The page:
Animating an LED matrix without a microcontroller

[Konstantin] had some extra 27C256 EPROMS lying around and decided to use them to animate an 8×8 LED matrix. He’s not only using them to store data, but driving the display with them as well. The chip holds 32 kilobytes of data which equates to 4096 frames of animation. A 32 kHz clock circuit works with some ripple counters to scroll through each byte of stored data, turning on the columns while sinking the proper row. Of course current protection is a must so there is a¬†ULN2308A darlington driver and some 2N2907 transistors at work, but you won’t find a programmable microcontroller. Neat!

Yep, you read that right. The picture above shows an EPROM chip that requires a UV light source to erase the data.

[Thanks Kopfkopfkopfaffe]

20 thoughts on “Animating an LED matrix without a microcontroller

  1. It’s interesting to see that he can change the animation speed, but because the lower 3 address bits don’t change, the display will always refresh at the same rate (250 frames/s if i get it right)

  2. Very nicely made. I like that the SMD parts fit under the big DIP EPROM as well for a compact module. If you make multiple copies of this module and can distribute the clock without getting significant delays then you can chain lots of them together into a bigger display. Obviously you still get the obnoxious requirement of having to erase these EPROMs with UV though!

    The actual idea is pretty old and was how you used to do things like this as cheap easy to use uCs with decent amounts of internal storage didn’t exist back then.

  3. Yes, but that’s not that amazing. I would like to see someone implement some animation sequence using a set of chained shift registers with a certain initial state set through decade counters or whatever.

  4. Been there done that. You can also use them that way to store digital audio and have a microprocessor less audio file playback.

    Guys have been doing this for decades people.

  5. I did a similar project years ago (20yrs ago), as a light controller for my cousins garage band. There was only switches and buttons to program it, the clock was a 555 running around 100ms pulse widths. This allowed us to record a live light show, then play it back. timming was always off due to the slow clock.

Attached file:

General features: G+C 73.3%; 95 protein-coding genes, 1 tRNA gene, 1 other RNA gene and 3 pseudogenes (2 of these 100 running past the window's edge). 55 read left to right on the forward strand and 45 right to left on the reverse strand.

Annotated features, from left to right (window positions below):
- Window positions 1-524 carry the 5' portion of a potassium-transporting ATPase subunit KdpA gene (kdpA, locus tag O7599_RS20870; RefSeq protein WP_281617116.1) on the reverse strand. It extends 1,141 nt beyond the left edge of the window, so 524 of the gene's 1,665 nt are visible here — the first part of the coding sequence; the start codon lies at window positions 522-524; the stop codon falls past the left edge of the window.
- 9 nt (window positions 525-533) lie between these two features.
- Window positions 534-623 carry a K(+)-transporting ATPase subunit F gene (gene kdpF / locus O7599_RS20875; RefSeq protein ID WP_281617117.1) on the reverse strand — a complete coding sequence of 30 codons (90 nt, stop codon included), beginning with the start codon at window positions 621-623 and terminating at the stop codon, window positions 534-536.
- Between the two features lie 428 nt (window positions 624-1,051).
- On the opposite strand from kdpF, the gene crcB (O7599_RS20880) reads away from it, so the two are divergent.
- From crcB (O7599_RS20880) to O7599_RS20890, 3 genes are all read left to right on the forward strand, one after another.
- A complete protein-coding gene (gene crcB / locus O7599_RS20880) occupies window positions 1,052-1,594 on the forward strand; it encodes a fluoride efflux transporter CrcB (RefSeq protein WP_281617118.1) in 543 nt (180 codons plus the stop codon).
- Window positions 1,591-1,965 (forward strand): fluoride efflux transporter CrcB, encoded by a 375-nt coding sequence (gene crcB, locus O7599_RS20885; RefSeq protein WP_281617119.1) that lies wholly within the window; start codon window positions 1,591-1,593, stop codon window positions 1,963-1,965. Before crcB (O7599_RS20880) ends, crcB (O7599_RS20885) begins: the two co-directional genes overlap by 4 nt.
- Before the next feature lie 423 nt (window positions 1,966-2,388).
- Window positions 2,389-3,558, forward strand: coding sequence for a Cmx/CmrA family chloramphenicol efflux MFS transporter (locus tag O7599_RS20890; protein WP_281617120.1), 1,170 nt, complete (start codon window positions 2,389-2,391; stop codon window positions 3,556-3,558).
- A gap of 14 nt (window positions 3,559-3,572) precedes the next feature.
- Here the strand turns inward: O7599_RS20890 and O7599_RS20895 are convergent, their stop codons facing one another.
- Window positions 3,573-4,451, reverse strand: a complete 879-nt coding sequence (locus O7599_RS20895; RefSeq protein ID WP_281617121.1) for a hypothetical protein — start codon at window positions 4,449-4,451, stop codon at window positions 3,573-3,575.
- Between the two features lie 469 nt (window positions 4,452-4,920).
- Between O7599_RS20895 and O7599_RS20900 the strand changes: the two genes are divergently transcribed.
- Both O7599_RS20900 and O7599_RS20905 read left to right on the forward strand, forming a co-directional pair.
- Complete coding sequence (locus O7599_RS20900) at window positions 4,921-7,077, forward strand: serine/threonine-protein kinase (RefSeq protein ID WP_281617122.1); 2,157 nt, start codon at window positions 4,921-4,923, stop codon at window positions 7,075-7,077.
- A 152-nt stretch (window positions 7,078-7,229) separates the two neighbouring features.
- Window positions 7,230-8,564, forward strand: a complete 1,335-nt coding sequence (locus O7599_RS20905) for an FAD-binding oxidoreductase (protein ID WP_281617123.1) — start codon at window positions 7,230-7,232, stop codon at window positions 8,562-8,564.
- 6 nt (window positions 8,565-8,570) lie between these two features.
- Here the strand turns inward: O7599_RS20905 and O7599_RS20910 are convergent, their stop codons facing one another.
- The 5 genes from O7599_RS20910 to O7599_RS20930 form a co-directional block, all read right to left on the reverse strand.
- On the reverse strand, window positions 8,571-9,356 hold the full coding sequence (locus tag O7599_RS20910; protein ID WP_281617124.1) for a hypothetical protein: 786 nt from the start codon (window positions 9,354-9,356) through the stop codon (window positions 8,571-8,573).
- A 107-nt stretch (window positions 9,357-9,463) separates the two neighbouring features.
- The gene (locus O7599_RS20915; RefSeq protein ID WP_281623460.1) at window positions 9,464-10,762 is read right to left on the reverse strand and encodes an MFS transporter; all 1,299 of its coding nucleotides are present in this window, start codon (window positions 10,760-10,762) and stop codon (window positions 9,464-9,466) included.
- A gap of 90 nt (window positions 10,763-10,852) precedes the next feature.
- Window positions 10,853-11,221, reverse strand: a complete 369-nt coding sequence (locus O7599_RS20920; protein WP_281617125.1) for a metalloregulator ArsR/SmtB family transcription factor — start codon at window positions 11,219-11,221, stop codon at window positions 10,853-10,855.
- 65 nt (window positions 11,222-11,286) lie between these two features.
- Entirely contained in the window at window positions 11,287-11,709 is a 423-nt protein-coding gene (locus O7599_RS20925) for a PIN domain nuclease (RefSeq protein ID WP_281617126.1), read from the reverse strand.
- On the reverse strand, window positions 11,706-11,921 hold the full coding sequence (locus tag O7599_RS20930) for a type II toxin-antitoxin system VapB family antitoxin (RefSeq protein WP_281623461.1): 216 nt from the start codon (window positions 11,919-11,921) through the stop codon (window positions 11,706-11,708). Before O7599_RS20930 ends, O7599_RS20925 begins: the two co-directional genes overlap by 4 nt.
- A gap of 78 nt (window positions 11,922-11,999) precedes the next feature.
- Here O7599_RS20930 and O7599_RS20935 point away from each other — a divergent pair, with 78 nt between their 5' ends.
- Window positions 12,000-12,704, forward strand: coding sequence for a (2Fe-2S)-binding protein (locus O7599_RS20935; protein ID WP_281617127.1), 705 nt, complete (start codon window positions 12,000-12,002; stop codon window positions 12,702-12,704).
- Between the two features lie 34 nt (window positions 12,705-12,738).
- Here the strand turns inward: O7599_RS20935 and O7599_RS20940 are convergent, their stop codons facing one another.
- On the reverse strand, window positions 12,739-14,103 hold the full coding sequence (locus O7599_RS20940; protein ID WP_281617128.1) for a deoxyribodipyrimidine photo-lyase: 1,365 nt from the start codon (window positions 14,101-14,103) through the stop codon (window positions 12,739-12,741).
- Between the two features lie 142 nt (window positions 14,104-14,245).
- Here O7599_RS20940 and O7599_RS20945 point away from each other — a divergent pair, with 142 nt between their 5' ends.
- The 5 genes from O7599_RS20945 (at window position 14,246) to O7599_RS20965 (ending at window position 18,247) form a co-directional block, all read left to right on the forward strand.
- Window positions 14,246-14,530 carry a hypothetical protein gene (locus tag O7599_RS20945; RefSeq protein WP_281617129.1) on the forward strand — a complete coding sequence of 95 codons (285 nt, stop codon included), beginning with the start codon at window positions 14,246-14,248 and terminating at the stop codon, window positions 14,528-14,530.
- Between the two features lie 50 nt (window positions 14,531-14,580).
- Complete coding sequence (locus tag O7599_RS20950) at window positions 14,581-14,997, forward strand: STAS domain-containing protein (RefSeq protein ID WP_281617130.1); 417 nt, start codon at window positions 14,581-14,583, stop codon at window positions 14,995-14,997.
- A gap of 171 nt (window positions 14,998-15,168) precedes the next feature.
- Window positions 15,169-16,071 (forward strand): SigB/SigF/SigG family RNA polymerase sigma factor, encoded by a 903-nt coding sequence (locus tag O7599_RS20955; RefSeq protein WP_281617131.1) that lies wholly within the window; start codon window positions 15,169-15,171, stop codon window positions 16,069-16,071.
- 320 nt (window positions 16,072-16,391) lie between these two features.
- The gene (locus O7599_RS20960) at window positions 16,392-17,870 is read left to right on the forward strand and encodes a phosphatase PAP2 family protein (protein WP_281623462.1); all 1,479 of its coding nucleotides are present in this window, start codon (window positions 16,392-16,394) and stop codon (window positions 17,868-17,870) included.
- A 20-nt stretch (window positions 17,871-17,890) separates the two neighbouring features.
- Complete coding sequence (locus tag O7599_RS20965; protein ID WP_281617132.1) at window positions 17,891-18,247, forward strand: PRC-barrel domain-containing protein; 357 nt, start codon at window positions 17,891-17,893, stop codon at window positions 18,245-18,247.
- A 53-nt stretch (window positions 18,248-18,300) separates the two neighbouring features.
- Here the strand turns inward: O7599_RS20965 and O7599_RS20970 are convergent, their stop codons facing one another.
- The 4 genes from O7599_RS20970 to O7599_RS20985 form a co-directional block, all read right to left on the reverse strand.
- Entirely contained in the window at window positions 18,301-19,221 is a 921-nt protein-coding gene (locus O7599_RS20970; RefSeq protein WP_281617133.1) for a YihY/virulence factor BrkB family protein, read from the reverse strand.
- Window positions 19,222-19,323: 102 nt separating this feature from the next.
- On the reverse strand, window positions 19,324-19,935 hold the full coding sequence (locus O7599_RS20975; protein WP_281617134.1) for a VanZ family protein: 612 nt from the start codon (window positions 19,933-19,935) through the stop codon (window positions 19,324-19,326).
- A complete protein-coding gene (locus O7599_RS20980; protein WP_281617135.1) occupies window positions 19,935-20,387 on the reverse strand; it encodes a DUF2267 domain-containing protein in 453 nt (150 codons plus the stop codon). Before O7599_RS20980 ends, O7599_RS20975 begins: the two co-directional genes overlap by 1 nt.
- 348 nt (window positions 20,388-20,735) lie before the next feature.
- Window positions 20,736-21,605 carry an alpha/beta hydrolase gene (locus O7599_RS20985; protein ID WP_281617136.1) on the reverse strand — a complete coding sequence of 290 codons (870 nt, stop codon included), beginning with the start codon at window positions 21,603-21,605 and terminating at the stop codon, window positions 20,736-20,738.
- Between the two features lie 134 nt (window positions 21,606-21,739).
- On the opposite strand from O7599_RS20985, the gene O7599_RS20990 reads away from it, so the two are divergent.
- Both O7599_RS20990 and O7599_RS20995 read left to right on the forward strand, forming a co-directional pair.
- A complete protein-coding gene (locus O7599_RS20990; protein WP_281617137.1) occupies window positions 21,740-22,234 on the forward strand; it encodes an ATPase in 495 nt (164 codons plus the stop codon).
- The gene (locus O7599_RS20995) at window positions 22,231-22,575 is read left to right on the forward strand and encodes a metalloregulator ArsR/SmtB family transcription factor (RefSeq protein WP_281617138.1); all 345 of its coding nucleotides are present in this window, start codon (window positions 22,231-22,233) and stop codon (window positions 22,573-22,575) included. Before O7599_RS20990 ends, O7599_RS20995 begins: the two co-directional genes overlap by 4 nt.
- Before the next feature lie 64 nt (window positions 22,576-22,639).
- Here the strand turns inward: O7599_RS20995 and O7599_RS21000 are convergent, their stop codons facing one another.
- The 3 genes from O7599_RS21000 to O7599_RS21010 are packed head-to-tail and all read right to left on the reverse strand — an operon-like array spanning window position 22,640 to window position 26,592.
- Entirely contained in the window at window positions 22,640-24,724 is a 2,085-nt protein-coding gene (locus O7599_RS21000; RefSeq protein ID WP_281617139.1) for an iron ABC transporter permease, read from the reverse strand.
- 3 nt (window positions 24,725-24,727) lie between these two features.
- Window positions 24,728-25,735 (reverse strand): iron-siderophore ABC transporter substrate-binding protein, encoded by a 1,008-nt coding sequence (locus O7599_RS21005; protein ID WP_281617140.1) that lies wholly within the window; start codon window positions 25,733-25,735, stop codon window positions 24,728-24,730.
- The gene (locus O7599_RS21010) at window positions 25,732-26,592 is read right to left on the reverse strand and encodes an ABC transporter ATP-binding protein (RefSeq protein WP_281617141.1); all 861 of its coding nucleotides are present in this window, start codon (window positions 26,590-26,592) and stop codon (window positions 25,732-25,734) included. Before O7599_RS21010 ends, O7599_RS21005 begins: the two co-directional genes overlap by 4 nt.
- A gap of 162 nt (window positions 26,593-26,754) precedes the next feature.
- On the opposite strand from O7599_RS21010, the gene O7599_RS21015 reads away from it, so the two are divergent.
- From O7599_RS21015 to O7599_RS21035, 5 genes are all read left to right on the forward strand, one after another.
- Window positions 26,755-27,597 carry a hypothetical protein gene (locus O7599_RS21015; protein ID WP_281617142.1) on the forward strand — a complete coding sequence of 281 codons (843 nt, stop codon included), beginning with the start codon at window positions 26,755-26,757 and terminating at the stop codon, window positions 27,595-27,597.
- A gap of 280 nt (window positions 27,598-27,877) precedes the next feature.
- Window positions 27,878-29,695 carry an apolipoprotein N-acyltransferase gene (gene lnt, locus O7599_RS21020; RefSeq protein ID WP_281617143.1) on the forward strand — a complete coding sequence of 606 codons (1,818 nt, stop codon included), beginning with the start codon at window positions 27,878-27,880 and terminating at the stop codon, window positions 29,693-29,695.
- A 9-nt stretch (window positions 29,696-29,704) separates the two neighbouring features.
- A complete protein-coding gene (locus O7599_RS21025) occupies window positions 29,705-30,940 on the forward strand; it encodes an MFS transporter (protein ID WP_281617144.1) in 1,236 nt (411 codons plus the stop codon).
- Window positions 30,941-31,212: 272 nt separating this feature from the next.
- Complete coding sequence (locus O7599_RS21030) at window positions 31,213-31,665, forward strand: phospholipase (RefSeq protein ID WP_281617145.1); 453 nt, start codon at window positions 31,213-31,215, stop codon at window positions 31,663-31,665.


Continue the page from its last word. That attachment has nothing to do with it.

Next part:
Glad to see this type of project!

  6. Some number of years ago the digital logic lab I took in college had you build a microcontroller out of just an EPROM, a counter, and a latch. There were two instructions: “jump to” and “assert”…

  7. Although a few of you have commented that this is not a new concept I think that it’s great to see these hacks using older hardware here on HaD. I’m 24 and this is a completely new concept to me as I came into electronics when uCs were already common place. This is definitely a hack in my eyes – using a piece of hardware for a different purpose than originally intended. And the nostalgic/historical significance is great too.

  8. Pretty cool rig, but programming those old EPROMs, or even EEPROMs is a bit of a hassle if you don’t already have the hardware kicking around. Off the shelf EPROM/EEPROM programmers are pretty expensive last time I checked.

    These days, it’s much easier and cheaper to get program code into a microcontroller, and if you need more non volatile data you can always use an SD card or SPI flash chip…

  9. Haha, if a project uses an Arduino it’s overkill, and if it uses an EPROM it’s old news.

    I’m very impressed by this one. I’ve always wanted to make something that works with the simplest components possible. This comes as far as I have seen, aside from those mechanical relay computers.

  10. In the article there is a misspelling: “turning on the columns while sinking the proper row.”

    Sinking should be spelled Synching or Syncing

    1. No, it means current sinking, complementing current sourcing. Or in other words, “connecting up the negative wire”. It’s how grid displays are usually driven.

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